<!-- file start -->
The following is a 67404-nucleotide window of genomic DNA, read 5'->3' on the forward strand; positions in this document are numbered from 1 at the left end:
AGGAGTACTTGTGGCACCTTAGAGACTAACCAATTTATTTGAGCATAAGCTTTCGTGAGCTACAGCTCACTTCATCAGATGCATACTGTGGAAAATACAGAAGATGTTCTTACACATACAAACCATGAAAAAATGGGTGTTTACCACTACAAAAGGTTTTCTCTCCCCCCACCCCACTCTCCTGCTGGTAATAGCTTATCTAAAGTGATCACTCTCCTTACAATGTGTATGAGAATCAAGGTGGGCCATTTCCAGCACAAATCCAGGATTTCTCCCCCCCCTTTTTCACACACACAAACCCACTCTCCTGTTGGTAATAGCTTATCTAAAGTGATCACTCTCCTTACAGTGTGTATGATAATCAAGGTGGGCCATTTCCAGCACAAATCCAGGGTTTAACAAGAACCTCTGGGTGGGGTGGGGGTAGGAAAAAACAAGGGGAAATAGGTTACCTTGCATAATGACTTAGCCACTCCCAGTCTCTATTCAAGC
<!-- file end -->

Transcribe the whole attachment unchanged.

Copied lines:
The following is a 67404-nucleotide window of genomic DNA, read 5'->3' on the forward strand; positions in this document are numbered from 1 at the left end:
AGGAGTACTTGTGGCACCTTAGAGACTAACCAATTTATTTGAGCATAAGCTTTCGTGAGCTACAGCTCACTTCATCAGATGCATACTGTGGAAAATACAGAAGATGTTCTTACACATACAAACCATGAAAAAATGGGTGTTTACCACTACAAAAGGTTTTCTCTCCCCCCACCCCACTCTCCTGCTGGTAATAGCTTATCTAAAGTGATCACTCTCCTTACAATGTGTATGAGAATCAAGGTGGGCCATTTCCAGCACAAATCCAGGATTTCTCCCCCCCCTTTTTCACACACACAAACCCACTCTCCTGTTGGTAATAGCTTATCTAAAGTGATCACTCTCCTTACAGTGTGTATGATAATCAAGGTGGGCCATTTCCAGCACAAATCCAGGGTTTAACAAGAACCTCTGGGTGGGGTGGGGGTAGGAAAAAACAAGGGGAAATAGGTTACCTTGCATAATGACTTAGCCACTCCCAGTCTCTATTCAAGC